I have just finished reading Robert McNamara’s In Retrospect, which seeks to provide answers to why the “best and brightest”, who, after skilfully navigating the Cuban Missile Crisis, led the US into the tragic Vietnam War. President Barack Obama’s team, apparently, diligently studied this period of history when they drew up the new administration’s Afghanistan policy — a longer campaign than Vietnam.
My own personal interest was sparked by my own conversations at Harvard about how, and why, the US and Great Britain became embroiled in the Afghanistan and Iraq campaigns. I have been privileged to hear a wide range of perspectives ranging from former UK prime ministers Tony Blair (in church of course!) and Gordon Brown, to the former US administrator in Iraq, Paul Bremer, to a former head of Pakistan’s intelligence service. At a breakfast, Brown spoke very generally, but interestingly, about the need to now re-examine the “just war” thesis and develop a new concept of “just peace”.
It is against this backdrop that I have carefully considered McNamara’s works and, in particular, his famous ninth lesson in The Fog of War that “in order to do good you have to sometimes engage in evil”. This lesson has been integral to the world of statecraft from Machiavelli’s Florence to today’s nuclear era. South Africa’s courageous freedom fighters must have grappled with this most difficult of questions, too.
The first difficultly in evaluating this question is to define the term “good”. A “good” outcome ultimately hinges upon if you are the victor or the vanquished. One must therefore clearly define “ethical” and “effective” leadership as a function of good leadership. Joseph Nye — who came to know McNamara in 1987 when they worked together on an oral history of the Cuban Missile Crisis at Harvard — believes that both the ethics and effectiveness of leadership can be judged in three dimensions: goals, means and consequences. Effective leadership is characterised by efficiency in achieving the goals, while ethical leadership is dependent on the quality of the operation. A leader’s effectiveness is also directly linked to the ethical consideration for the loser as well as the winner. Nelson Mandela provides the gold standard of this truth.
An ethical and effective leader, in a time of war, must ask how much force, proportionality, is required to change the tide of events in their favour without resorting to gratuitous violence. However, when one recalls that America’s bombing campaign in Vietnam exceeded all the bombs dropped by all sides in WWII, proportionality is one of the murkiest of just war theories.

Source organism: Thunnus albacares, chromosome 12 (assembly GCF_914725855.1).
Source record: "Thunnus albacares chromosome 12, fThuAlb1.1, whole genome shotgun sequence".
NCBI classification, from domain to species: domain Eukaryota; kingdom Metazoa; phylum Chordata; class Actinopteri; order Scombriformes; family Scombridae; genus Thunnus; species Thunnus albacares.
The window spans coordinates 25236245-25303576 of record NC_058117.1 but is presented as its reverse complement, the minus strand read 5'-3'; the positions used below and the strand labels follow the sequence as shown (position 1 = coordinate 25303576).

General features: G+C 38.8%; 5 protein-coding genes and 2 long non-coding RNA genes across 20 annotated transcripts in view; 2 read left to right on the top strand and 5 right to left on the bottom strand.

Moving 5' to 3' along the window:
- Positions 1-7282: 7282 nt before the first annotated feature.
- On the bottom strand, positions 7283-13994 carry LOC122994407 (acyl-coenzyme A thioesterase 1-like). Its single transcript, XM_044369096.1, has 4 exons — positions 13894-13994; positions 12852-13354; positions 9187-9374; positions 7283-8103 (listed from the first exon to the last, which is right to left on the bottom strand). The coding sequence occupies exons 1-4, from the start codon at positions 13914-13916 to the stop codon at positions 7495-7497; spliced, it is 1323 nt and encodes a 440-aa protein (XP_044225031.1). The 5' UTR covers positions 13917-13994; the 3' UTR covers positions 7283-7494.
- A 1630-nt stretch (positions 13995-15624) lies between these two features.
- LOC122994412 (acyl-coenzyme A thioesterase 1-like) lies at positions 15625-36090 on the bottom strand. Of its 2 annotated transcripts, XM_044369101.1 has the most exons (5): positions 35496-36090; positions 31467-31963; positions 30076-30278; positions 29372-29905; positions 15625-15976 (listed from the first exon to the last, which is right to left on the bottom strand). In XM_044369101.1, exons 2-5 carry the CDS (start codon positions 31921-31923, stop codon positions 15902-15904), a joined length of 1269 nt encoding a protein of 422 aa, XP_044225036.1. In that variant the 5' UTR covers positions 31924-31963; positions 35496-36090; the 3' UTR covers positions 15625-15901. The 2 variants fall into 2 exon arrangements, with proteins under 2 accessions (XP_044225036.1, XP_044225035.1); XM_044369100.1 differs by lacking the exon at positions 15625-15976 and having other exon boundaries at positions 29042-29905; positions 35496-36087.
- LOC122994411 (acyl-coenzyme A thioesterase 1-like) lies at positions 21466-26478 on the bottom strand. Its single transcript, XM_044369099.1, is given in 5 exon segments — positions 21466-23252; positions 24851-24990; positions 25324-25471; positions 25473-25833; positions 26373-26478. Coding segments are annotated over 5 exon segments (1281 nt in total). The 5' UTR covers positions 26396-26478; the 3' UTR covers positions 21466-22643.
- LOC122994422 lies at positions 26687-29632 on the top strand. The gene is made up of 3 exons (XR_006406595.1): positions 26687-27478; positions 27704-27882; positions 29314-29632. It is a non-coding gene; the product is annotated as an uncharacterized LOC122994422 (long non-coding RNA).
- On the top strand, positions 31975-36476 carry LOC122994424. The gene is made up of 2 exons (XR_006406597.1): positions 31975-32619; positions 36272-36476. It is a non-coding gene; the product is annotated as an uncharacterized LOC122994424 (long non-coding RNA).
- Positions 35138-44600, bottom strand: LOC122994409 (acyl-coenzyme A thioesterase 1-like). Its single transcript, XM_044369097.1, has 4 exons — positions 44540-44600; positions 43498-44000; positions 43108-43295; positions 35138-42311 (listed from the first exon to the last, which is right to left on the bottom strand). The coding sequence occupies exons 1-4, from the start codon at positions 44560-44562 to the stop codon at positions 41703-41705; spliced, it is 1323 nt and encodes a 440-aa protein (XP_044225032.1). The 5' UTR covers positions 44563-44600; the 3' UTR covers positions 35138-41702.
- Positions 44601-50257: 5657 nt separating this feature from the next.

Within the context of McNamara’s ninth lesson, one is led to ask: was the firebombing of 67 Japanese cities in WWII, in which 100 000 civilians died, justified? If the detonation of the nuclear bomb in Hiroshima and Nagasaki expedited Japan’s surrender and the end of the war, were the unprecedented human death toll and subsequent nuclear arms race a price worth paying for the Allies’ victory? When I made this observation in an exam paper, Nye wrote in the margin “would that have occurred anyway?” The counterfactual is always fascinating.
It is also now forgotten that bitter questions were asked in the House of Commons when, one month earlier, Winston Churchill had given the order to bomb Dresden where tens of thousands of innocent Germans were killed in a series of British and American raids that produced an enormous firestorm.
McNamara later realised that there were flaws in the American approach when evaluating the Vietnam War. That deception and excessive force tend to be counterproductive. That greater consideration had to be given to the consequences, as well as the means, of American statecraft. It is a pity George W Bush probably never read In Retrospect before his “War on Terror”.
Thus, the challenge for the ethical and effective leader must be to know when and where, to use a metaphor, to find the hairline crack, take up the chisel and hammer, and deal a strong and decisive blow.
The related “problem of dirty hands” describes the extent to which leaders may wield political authority to perform acts that would be perceived as evil if they were performed in the private realm. The line between the public and private realm is a fine and grey one. At what point does the Abrahamic principle of not taking an innocent life collapse before the burden of far worse consequences?